The FDA is taking more aggressive steps to rein in some aspects of e-cigarette marketing in its finalized rule, including a ban on sales to minors. The new regulations also require health warnings in ads and on product packages, prohibits the distribution of free samples, and requires manufacturers to show that the products meet applicable public health standards before receiving authorization from the FDA.
But e-cigarettes can continue to be on the market for three years while their manufacturers submit — and the FDA reviews — their new tobacco applications and the products are not bound by the same advertising restrictions that regular tobacco cigarettes must follow. In the meantime, use among teens is increasing even though the U.S. Surgeon General has called the products a significant health risk to youngsters. Here’s some key issues to be aware of regarding e-cigarette marketing:
Unknown risks: While much of the marketing of e-cigarettes has centered around the claim that vaping products are a safer alternative to tobacco cigarettes, the jury is still out on that. In fact, California issued a health warning about their “toxicity” and advised residents not to smoke them. The FDA maintains that the risks associated with e-cigarettes have not been fully studied. At issue is the nicotine in the products and the chemicals in the vapor that is emitted. Despite this health concerns, a TINA.org review of more than 150 e-cigarette websites found that half indicate in some way that vaping products are safe or a healthy alternative to tobacco.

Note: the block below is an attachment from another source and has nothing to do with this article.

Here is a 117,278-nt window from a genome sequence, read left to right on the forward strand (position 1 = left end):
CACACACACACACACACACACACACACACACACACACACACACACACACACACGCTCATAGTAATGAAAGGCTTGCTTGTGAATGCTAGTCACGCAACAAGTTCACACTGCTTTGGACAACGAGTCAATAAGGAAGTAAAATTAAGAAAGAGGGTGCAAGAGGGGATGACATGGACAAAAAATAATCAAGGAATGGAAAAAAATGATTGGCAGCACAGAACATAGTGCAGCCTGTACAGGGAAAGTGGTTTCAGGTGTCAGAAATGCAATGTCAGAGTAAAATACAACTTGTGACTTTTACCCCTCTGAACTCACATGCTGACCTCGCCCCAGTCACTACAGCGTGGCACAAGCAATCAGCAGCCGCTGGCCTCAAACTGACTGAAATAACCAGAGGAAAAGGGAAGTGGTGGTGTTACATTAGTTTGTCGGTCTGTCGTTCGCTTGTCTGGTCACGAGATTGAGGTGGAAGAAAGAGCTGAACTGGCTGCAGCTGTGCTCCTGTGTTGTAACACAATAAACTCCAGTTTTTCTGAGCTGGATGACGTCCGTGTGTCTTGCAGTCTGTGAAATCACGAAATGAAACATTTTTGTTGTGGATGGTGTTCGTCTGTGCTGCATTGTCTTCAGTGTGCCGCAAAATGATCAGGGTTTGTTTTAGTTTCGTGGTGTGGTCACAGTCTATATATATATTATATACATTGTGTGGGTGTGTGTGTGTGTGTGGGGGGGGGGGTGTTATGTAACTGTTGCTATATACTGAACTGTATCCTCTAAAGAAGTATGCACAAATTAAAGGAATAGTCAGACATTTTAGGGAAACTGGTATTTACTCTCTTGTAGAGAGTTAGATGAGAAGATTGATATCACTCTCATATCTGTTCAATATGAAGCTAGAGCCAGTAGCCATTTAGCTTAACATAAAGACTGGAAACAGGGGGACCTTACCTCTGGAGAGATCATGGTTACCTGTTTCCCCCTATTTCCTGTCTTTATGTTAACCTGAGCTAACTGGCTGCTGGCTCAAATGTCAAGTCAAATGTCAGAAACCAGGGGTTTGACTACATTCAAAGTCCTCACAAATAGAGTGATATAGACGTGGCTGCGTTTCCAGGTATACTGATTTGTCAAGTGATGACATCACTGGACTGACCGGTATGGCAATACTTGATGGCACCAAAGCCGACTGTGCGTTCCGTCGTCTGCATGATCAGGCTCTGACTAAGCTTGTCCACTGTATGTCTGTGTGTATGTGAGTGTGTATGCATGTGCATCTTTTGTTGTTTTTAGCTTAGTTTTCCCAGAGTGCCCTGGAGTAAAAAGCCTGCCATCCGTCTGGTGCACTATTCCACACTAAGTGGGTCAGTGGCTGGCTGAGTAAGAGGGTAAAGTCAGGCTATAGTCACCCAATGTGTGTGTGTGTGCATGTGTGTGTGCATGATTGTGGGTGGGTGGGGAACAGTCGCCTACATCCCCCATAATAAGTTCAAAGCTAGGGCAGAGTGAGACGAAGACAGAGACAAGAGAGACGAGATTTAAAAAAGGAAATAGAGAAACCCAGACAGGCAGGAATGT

Multi-level marketer Herbalife will pay $200 million back to people who were taken in by what the FTC alleges were misleading moneymaking claims. But when it comes to protecting consumers, that may not be the most important part of the just-announced settlement. What could matter more than $200 million? An order that requires Herbalife to restructure its business from top to bottom – and to start complying with the law.
“This settlement will require Herbalife to fundamentally restructure its business so that participants are rewarded for what they sell, not how many people they recruit,” FTC Chairwoman Ramirez said. “Herbalife is going to have to start operating legitimately, making only truthful claims about how much money its members are likely to make, and it will have to compensate consumers for the losses they have suffered as a result of what we charge are unfair and deceptive practices.”
The company will now differentiate between participants who join simply to buy products at a discount and those who join the business opportunity. “Discount buyers” will not be eligible to sell product or earn rewards.
Multi-level compensation that business opportunity participants earn will be driven by retail sales. At least two-thirds of rewards paid by Herbalife to distributors must be based on retail sales of Herbalife products that are tracked and verified. No more than one-third of rewards can be based on other distributors’ limited personal consumption.
Companywide, in order to pay compensation to distributors at current levels, at least 80 percent of Herbalife’s product sales must be comprised of sales to legitimate end-users. Otherwise, rewards to distributors must be reduced.
Herbalife is prohibited from allowing participants to incur the expenses associated with leasing or purchasing premises for “Nutrition Clubs” or other business locations before completing their first year as a distributor and completing a business training program.